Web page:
Navigation and expectation

I have been navigating with a Wahoo Roam for many years and am actually quite satisfied with it. It is already the second model, as the battery of the first one gave up at some point. But Wahoo has a very good customer service and I got a new device immediately and without complications. And somehow I got used to Wahoo: the operation via the app, the intuitive menu navigation and control via the buttons while riding. The disadvantages: very little memory and an insufficient GPS signal from time to time.

But this has been solved with the new Roam V2 and I actually wanted to buy it. A year ago I bought the Garmin 530 as a replacement navigation device, but I didn’t get on with the usability and the UX. So I sold it again.

The next thing I looked at was the Hammerhead Karoo 2, which is praised as “the best GPS I’ve ever had”. And when there was a summer discount promotion, I bought it.

The Karoo 2 differs from the Wahoo Roam as follows:

– It is bigger
– It is a little heavier
– It is not controlled via an app, but via the device itself and the Hammerhead website.
– Has Android-based software and menu navigation
– The standard mounting is different
– It has more memory (32GB)
– It has “more GPS” with GPS, GLONASS, Beidou and QZSS
– It is operated via touch and, if required, via buttons
– The map and navigation display is different and more colourful
– The re-routing works a bit better in my opinion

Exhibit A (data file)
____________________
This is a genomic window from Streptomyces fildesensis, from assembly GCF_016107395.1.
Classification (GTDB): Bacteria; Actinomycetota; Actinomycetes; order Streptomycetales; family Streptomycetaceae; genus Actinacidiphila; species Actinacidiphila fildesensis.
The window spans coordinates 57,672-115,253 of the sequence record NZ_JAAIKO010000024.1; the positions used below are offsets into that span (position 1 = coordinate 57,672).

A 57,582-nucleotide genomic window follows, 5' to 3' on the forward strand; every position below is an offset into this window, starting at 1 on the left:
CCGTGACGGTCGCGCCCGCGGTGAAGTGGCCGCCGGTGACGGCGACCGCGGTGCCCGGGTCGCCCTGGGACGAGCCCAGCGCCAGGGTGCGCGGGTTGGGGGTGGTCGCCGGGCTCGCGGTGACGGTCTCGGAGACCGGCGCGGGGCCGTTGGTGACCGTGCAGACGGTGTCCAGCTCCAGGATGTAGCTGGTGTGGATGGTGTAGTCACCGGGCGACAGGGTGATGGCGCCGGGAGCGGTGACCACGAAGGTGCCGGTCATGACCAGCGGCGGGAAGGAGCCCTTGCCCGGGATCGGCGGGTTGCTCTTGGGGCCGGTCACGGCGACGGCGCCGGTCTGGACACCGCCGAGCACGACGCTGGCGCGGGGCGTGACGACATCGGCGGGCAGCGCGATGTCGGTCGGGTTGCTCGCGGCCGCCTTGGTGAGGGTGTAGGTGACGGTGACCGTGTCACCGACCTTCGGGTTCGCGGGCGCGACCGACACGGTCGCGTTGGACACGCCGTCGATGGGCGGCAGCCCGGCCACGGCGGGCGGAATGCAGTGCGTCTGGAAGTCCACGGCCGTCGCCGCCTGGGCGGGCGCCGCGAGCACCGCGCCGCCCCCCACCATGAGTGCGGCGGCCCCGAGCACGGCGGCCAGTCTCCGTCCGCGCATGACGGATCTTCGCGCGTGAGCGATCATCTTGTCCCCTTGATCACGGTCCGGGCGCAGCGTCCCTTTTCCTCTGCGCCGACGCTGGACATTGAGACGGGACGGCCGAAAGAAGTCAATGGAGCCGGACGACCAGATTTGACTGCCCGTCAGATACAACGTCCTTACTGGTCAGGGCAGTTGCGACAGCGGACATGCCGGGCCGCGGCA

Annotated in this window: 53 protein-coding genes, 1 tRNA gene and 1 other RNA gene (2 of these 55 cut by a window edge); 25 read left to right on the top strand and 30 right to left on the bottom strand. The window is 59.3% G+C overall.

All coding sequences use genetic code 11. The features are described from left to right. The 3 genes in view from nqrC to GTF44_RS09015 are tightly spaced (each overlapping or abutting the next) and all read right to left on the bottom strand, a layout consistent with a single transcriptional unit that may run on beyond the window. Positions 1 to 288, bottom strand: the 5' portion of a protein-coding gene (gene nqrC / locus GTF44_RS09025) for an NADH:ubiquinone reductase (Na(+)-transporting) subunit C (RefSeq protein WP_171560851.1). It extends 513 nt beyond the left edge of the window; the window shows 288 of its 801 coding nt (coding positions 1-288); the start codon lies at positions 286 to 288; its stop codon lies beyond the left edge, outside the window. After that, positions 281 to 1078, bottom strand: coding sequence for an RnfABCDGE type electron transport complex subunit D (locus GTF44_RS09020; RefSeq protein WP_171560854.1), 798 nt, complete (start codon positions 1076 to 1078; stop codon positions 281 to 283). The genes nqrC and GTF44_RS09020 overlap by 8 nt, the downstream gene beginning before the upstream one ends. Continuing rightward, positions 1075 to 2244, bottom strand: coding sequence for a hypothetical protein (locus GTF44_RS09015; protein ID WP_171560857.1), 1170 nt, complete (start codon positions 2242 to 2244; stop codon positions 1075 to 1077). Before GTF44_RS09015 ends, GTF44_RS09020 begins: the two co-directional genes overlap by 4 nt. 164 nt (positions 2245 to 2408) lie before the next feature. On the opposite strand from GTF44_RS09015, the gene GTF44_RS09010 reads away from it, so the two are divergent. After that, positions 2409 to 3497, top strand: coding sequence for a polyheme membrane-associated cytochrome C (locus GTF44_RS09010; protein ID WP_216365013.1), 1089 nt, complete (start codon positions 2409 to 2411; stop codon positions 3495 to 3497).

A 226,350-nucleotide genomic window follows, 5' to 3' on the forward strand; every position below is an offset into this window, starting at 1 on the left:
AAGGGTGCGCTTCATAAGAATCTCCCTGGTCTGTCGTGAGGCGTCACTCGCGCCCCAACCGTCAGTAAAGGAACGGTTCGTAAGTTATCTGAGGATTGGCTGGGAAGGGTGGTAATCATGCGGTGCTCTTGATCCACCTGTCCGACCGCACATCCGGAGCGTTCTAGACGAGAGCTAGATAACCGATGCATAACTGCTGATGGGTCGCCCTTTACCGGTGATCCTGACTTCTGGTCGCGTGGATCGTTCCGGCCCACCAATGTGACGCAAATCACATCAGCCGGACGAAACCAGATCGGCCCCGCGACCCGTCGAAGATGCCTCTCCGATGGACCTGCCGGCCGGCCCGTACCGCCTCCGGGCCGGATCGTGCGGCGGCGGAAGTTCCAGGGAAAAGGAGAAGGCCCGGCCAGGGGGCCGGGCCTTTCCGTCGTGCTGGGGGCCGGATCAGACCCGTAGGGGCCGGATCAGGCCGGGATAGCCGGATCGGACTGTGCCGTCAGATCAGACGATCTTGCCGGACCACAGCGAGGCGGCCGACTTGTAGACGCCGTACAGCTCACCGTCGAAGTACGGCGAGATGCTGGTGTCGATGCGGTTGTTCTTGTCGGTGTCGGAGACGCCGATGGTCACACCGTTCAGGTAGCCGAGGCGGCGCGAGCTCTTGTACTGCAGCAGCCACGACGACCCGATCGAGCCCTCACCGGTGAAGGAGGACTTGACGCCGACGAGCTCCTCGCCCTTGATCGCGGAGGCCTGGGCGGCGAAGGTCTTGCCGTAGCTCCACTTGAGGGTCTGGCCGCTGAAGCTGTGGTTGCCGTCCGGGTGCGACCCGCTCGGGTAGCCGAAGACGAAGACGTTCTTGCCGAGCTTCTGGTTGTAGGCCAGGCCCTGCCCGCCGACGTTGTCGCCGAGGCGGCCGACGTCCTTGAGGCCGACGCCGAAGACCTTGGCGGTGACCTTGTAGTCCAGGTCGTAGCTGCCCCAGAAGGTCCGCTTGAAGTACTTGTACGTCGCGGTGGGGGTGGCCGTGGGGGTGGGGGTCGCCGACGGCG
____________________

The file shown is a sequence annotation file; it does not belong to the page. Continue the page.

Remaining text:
– It has a USB-C port
– It only supports English and Spanish

The Karoo 2 is a really good and very high-quality navigation device with good menu navigation and usability. The first device unfortunately had a software bug that caused the menu to take on a life of its own during operation and switch back and forth. But it was replaced without any problems.

But the Karoo 2 didn’t quite convince me, or to put it another way: it doesn’t really suit me.

Five reasons for this:

  • It can only be charged via battery on the road. I can charge my Roam directly from the hub dynamo without a buffer battery.
  • The battery life is given as 8-10 hours in practice. I had the screen brightness set to 30-40% and the battery drained quite quickly. The Roam lasts longer.
  • The Karoo 2 takes planned routes from the Hammerhead website. I have set up a profile there and connected to Komoot. My planned routes are taken from there. I have to manually synchronise new routes there before they appear on the device – assuming an internet connection. With Wahoo, this is done via the app on the smartphone and is simply better in practice. I can simply reschedule spontaneously or synchronise new routes.
  • The touch menu is just not my thing, but I don’t blame the Karoo for that. It’s pretty easy to use, sometimes a bit fiddly, but it works. I just like to use the keys, because they are easier to use while I’m riding. With the Karoo 2, you sometimes mistype when it jerks.
  • Altitude accuracy: to be honest, this is not a pro or con point, but an observation that I have also made with the Garmin. For the same route and the same ride data, the Karoo 2 gives me more altitude metres than the Wahoo. In fact, a lot more. Where the Wahoo only measures 429 metres, the Karoo gives me 481 metres. Or: Wahoo says 263HM, Karoo says 336HM. I find these differences quite clear. Anyone who can give a well-founded reason for this, please let me know or post it in the comments.

For those who are more interested in the Karoo 2 and need expert opinions, I recommend the test report by Matthias aka GPS Radler.

I will now take the Karoo 2 with me to Bohemia as a replacement navigation device and then sell it. And when my current Roam is done, I’ll switch to the Roam 2.

So, the campfire has burnt down and I’m going into the tent now.

Thanks for the talk! See you next time.